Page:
Two leading critics grapple with problems of literature, politics and intellectual practice.
In What Is Cultural Criticism?, Francis Mulhern and Stefan Collini propose alternative understandings of what ‘culture’ means: rear-guard projection of values excluded by capitalist modernity, or a useful shorthand for a set of collectively practised prompts to reflection?
The debate opens with Mulhern’s account in Culture/Metaculture of what he terms metacultural discourse. This has embraced two opposing critical traditions, the elite pessimism of Kulturkritik and populist enthusiasms of Cultural Studies. Each in its own way dissolves politics into culture, Mulhern argues. Collini, on the other hand, protests that cultural criticism provides resources for genuine critical engagement with contemporary society. Tension between culture and politics there may be, but it works productively in both directions.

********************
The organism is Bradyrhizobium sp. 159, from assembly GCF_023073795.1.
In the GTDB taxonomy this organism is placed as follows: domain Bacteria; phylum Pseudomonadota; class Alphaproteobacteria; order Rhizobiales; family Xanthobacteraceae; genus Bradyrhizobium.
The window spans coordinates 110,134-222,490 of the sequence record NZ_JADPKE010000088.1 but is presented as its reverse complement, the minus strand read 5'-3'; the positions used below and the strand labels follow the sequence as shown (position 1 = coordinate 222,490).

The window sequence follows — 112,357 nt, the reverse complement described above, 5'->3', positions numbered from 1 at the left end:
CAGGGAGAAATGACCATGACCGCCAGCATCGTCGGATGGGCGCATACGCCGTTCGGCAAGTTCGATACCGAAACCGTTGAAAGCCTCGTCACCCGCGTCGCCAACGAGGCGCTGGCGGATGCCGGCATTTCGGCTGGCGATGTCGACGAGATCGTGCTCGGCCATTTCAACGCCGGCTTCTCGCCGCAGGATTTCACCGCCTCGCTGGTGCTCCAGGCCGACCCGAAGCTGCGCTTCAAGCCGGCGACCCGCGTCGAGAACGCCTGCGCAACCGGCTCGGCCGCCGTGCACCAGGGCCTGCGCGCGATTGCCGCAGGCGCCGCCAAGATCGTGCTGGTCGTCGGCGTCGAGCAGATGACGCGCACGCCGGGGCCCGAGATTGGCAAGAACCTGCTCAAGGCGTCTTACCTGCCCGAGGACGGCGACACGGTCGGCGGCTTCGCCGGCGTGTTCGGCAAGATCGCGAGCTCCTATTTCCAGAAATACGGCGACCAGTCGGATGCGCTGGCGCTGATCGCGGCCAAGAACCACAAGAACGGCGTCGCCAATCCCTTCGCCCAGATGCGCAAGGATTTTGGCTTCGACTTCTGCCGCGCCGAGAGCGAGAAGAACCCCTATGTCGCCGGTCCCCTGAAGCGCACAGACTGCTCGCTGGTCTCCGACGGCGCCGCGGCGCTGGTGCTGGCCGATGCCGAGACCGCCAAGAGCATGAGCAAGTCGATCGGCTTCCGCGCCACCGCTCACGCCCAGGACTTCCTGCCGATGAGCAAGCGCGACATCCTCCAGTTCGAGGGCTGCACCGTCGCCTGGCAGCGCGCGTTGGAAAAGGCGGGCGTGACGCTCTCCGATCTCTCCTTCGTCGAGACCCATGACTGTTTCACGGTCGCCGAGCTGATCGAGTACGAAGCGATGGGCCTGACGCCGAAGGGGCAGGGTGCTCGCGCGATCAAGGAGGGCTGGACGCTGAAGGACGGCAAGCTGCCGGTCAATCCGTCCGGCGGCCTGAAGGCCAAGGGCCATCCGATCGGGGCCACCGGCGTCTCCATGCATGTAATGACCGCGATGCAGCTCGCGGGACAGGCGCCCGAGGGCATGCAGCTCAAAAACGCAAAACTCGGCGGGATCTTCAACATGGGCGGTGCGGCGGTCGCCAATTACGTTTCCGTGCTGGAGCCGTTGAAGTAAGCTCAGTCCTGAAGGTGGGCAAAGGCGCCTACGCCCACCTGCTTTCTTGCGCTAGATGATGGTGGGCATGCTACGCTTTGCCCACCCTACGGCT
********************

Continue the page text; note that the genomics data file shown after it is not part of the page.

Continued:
This widely noticed encounter is that rare thing, a sustained debate in which, as Collini remarks, the protagonists not only exchange shots but also ideas. It concludes with Mulhern’s engagement with Collini’s writing on the subordination of universities to metrics and bureaucracy, and a companion rejoinder from Collini on Mulhern’s study on the ‘condition of culture novel’ and his essays on questions of nationality and the politics of intellectuals.